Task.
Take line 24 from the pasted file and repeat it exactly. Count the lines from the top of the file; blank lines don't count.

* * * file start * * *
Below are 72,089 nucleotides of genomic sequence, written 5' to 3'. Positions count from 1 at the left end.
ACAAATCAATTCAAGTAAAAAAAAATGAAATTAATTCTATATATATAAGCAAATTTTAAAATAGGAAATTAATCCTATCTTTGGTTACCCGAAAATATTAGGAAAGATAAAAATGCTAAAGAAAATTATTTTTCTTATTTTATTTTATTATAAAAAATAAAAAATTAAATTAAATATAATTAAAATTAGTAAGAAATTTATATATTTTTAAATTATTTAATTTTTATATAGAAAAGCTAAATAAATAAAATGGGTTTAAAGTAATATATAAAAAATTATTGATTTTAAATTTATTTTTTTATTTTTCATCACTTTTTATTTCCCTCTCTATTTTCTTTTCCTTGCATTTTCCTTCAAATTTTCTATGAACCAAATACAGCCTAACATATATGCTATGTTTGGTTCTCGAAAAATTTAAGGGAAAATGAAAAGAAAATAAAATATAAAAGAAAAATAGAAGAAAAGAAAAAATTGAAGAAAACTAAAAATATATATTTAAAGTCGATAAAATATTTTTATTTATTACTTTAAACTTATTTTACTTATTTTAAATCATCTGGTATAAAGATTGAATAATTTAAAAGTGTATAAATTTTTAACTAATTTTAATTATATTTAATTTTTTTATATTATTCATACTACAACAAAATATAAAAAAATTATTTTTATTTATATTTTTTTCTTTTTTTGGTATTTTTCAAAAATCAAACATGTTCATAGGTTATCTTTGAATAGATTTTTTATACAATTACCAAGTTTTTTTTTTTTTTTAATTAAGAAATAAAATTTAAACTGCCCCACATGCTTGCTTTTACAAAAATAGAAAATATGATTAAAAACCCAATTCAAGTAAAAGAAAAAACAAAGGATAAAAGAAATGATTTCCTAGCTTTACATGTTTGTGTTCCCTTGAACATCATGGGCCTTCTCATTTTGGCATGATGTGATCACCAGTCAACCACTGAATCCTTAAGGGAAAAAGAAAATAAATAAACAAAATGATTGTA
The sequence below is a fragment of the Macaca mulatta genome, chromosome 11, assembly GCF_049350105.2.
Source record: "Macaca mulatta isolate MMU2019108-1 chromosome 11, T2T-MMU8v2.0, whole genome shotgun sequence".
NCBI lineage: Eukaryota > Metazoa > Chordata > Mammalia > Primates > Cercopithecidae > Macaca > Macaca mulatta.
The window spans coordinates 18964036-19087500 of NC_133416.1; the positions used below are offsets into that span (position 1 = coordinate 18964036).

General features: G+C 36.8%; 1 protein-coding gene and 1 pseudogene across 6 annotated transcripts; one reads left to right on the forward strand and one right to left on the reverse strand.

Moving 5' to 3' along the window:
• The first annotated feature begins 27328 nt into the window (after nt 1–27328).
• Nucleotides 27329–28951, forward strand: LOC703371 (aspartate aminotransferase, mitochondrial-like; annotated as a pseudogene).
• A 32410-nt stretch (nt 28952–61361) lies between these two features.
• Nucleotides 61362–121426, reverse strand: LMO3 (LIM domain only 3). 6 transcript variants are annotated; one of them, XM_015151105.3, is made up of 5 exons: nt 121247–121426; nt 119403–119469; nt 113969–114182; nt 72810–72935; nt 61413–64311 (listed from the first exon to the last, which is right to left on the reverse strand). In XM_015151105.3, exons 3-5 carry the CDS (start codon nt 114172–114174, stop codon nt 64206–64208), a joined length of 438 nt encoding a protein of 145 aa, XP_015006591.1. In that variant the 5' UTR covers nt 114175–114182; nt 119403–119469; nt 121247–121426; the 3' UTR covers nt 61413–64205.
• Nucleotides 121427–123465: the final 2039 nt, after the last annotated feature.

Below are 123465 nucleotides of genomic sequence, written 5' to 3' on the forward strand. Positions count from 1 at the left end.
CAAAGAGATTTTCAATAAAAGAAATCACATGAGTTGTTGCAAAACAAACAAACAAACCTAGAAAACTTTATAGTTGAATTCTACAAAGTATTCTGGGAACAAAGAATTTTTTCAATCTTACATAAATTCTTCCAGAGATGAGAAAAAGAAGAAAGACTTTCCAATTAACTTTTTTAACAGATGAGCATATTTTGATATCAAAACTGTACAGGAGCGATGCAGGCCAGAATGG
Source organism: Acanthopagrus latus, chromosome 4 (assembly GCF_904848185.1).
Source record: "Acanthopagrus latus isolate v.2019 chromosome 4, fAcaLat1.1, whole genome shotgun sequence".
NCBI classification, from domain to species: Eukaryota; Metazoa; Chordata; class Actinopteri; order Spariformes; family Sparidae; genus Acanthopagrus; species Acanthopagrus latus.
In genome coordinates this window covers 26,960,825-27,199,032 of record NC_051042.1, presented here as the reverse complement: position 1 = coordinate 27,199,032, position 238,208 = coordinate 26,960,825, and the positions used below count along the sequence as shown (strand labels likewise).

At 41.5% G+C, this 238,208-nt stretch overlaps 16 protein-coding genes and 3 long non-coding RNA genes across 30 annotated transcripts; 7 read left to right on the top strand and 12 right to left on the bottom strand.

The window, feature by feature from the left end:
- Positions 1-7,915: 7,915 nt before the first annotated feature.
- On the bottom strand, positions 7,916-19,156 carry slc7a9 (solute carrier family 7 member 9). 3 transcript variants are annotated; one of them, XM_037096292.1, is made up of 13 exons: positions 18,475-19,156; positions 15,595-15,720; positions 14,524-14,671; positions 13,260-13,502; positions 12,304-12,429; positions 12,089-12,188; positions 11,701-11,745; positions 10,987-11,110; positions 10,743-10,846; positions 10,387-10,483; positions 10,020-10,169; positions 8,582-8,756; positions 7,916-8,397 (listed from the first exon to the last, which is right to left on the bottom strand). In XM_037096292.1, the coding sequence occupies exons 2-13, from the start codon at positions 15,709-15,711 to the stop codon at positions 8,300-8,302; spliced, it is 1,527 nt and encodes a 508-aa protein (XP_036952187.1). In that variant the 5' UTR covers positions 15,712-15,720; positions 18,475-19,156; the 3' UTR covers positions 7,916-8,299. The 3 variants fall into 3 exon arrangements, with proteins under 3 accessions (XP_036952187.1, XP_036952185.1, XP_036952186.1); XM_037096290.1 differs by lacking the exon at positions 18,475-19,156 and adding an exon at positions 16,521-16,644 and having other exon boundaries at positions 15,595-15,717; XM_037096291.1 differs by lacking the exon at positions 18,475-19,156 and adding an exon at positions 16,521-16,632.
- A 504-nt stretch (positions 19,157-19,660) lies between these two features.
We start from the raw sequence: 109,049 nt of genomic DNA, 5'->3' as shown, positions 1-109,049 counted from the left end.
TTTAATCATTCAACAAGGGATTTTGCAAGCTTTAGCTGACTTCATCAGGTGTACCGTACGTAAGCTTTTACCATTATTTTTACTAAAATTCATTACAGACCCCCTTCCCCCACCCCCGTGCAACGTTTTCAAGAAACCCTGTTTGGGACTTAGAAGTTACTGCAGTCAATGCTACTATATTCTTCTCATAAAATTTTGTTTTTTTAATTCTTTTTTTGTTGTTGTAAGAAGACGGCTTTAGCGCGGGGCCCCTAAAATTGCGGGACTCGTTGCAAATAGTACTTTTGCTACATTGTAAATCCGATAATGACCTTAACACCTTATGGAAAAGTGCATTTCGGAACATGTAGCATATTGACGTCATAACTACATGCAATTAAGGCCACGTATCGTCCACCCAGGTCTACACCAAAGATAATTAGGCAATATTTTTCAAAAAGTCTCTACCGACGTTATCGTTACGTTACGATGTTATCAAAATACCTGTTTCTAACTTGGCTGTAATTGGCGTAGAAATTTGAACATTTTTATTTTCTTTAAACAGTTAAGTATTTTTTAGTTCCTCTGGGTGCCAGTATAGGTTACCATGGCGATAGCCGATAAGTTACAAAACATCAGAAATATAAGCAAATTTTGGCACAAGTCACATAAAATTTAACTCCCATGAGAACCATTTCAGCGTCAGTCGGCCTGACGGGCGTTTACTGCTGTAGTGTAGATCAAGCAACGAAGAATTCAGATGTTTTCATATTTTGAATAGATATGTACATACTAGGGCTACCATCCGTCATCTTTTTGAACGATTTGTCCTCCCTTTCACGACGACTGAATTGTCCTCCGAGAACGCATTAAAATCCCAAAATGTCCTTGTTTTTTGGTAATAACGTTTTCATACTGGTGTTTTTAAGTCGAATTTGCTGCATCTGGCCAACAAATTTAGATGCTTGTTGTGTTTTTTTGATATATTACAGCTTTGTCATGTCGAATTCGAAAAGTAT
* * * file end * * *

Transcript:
- A 504-nt stretch (positions 19,157-19,660) lies between these two features.